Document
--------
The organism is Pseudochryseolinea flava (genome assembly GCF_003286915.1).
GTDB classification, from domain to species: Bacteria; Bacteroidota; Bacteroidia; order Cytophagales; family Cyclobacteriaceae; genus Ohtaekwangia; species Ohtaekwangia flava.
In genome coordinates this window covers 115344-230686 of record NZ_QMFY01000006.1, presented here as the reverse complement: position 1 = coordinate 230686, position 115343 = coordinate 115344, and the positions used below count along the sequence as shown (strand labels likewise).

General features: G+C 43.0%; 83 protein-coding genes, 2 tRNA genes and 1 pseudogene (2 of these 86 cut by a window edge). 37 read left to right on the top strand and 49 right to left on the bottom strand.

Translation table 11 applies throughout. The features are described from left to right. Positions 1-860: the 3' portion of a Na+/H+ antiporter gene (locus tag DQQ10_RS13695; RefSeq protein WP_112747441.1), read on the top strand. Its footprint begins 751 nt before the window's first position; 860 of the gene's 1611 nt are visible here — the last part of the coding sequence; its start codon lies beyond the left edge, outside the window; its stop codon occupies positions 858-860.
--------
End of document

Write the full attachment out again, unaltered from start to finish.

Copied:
The organism is Pseudochryseolinea flava (genome assembly GCF_003286915.1).
GTDB classification, from domain to species: Bacteria; Bacteroidota; Bacteroidia; order Cytophagales; family Cyclobacteriaceae; genus Ohtaekwangia; species Ohtaekwangia flava.
In genome coordinates this window covers 115344-230686 of record NZ_QMFY01000006.1, presented here as the reverse complement: position 1 = coordinate 230686, position 115343 = coordinate 115344, and the positions used below count along the sequence as shown (strand labels likewise).

General features: G+C 43.0%; 83 protein-coding genes, 2 tRNA genes and 1 pseudogene (2 of these 86 cut by a window edge). 37 read left to right on the top strand and 49 right to left on the bottom strand.

Translation table 11 applies throughout. The features are described from left to right. Positions 1-860: the 3' portion of a Na+/H+ antiporter gene (locus tag DQQ10_RS13695; RefSeq protein WP_112747441.1), read on the top strand. Its footprint begins 751 nt before the window's first position; 860 of the gene's 1611 nt are visible here — the last part of the coding sequence; its start codon lies beyond the left edge, outside the window; its stop codon occupies positions 858-860.